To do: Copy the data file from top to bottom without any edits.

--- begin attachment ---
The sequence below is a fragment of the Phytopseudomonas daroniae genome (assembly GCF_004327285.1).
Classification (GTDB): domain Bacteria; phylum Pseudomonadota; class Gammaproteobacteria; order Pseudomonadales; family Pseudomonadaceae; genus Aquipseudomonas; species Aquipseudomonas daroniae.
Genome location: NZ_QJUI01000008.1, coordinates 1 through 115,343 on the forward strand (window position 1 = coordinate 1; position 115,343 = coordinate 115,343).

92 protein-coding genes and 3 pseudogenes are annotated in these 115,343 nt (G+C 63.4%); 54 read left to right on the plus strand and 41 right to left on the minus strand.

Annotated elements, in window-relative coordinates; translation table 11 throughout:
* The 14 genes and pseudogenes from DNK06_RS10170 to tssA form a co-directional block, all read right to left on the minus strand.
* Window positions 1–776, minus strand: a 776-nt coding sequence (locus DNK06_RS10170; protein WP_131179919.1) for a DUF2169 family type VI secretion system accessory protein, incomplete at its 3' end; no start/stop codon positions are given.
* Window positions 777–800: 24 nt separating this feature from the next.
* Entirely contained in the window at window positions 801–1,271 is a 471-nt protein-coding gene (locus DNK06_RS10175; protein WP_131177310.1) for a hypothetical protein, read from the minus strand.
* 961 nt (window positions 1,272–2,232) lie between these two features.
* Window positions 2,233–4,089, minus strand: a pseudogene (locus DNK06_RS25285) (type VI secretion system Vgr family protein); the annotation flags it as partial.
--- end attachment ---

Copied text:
The sequence below is a fragment of the Phytopseudomonas daroniae genome (assembly GCF_004327285.1).
Classification (GTDB): domain Bacteria; phylum Pseudomonadota; class Gammaproteobacteria; order Pseudomonadales; family Pseudomonadaceae; genus Aquipseudomonas; species Aquipseudomonas daroniae.
Genome location: NZ_QJUI01000008.1, coordinates 1 through 115,343 on the forward strand (window position 1 = coordinate 1; position 115,343 = coordinate 115,343).

92 protein-coding genes and 3 pseudogenes are annotated in these 115,343 nt (G+C 63.4%); 54 read left to right on the plus strand and 41 right to left on the minus strand.

Annotated elements, in window-relative coordinates; translation table 11 throughout:
* The 14 genes and pseudogenes from DNK06_RS10170 to tssA form a co-directional block, all read right to left on the minus strand.
* Window positions 1–776, minus strand: a 776-nt coding sequence (locus DNK06_RS10170; protein WP_131179919.1) for a DUF2169 family type VI secretion system accessory protein, incomplete at its 3' end; no start/stop codon positions are given.
* Window positions 777–800: 24 nt separating this feature from the next.
* Entirely contained in the window at window positions 801–1,271 is a 471-nt protein-coding gene (locus DNK06_RS10175; protein WP_131177310.1) for a hypothetical protein, read from the minus strand.
* 961 nt (window positions 1,272–2,232) lie between these two features.
* Window positions 2,233–4,089, minus strand: a pseudogene (locus DNK06_RS25285) (type VI secretion system Vgr family protein); the annotation flags it as partial.